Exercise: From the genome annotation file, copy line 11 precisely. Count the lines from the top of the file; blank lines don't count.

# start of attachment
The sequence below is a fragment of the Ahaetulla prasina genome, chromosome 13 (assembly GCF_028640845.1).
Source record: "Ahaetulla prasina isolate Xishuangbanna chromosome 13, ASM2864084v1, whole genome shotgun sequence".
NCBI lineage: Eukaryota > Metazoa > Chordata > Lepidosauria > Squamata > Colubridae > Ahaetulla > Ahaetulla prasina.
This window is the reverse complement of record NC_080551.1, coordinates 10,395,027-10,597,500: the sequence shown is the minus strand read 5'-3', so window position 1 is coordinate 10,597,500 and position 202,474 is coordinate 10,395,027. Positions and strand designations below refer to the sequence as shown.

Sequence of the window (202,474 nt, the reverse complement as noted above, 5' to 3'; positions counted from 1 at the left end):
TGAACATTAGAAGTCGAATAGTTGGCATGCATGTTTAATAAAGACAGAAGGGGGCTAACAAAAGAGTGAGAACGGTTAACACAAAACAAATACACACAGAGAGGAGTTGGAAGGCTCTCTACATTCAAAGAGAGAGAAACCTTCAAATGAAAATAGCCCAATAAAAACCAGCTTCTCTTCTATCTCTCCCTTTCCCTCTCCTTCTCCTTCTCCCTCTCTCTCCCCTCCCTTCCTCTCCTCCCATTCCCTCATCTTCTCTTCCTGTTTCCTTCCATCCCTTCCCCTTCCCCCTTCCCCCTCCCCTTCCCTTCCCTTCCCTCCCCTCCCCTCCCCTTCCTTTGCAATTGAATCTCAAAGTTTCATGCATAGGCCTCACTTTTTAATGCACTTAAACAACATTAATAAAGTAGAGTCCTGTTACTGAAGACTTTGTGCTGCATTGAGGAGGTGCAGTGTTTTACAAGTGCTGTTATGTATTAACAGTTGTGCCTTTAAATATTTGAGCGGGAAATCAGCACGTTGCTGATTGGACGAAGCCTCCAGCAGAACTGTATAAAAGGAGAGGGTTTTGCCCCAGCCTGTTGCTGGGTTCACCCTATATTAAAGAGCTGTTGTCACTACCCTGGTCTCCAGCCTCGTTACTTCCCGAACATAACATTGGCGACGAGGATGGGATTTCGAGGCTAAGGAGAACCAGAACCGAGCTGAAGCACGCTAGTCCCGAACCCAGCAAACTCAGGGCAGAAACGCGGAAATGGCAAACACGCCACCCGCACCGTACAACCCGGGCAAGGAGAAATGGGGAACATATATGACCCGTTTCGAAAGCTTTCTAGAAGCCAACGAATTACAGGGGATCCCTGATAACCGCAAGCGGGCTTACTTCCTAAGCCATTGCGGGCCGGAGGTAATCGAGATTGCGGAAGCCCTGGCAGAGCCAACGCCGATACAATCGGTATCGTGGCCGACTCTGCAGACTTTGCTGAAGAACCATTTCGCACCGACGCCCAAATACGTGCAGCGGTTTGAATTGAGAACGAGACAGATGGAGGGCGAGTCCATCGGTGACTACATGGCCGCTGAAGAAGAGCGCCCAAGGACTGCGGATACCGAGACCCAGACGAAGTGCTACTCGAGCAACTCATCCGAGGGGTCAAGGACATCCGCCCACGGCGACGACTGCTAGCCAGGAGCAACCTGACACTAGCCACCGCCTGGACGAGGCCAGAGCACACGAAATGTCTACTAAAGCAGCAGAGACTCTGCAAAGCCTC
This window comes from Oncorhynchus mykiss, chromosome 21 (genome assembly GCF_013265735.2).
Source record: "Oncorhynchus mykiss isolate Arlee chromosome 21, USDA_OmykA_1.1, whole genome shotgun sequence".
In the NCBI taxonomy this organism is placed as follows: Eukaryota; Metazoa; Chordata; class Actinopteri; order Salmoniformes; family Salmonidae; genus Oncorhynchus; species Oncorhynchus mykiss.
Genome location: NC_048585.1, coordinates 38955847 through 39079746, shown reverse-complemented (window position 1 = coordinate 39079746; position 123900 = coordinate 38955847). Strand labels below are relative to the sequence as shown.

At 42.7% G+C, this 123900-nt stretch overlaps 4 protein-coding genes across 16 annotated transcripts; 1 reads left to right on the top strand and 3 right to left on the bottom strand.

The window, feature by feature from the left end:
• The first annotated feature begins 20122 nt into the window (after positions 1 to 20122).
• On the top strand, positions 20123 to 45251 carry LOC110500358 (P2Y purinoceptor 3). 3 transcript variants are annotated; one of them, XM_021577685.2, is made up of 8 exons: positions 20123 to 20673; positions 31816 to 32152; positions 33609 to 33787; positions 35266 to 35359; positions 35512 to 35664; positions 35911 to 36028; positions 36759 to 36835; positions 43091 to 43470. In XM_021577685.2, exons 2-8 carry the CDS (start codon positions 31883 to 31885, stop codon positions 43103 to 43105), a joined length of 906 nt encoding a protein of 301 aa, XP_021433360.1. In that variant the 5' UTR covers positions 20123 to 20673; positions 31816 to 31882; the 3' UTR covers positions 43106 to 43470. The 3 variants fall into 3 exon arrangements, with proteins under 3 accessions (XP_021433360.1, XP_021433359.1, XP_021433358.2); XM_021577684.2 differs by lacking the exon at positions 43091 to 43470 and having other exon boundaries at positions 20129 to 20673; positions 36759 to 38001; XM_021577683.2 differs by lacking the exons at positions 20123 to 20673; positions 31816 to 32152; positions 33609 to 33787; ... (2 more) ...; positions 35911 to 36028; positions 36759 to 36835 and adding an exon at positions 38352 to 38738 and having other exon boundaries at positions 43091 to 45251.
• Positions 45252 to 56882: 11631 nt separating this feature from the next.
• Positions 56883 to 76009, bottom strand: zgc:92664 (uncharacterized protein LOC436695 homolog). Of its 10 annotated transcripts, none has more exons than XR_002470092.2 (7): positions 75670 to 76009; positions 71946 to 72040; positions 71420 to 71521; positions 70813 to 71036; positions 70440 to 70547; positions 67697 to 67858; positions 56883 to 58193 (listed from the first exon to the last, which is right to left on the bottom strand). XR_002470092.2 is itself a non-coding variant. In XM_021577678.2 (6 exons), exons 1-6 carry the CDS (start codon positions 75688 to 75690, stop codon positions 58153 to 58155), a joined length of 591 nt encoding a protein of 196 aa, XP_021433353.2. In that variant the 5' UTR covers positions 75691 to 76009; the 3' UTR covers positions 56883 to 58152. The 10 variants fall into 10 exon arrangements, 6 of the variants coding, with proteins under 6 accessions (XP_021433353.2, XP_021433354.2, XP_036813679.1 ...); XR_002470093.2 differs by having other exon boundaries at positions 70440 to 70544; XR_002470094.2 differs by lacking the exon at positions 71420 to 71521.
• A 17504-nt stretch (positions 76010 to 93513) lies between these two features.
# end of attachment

At 42.7% G+C, this 123900-nt stretch overlaps 4 protein-coding genes across 16 annotated transcripts; 1 reads left to right on the top strand and 3 right to left on the bottom strand.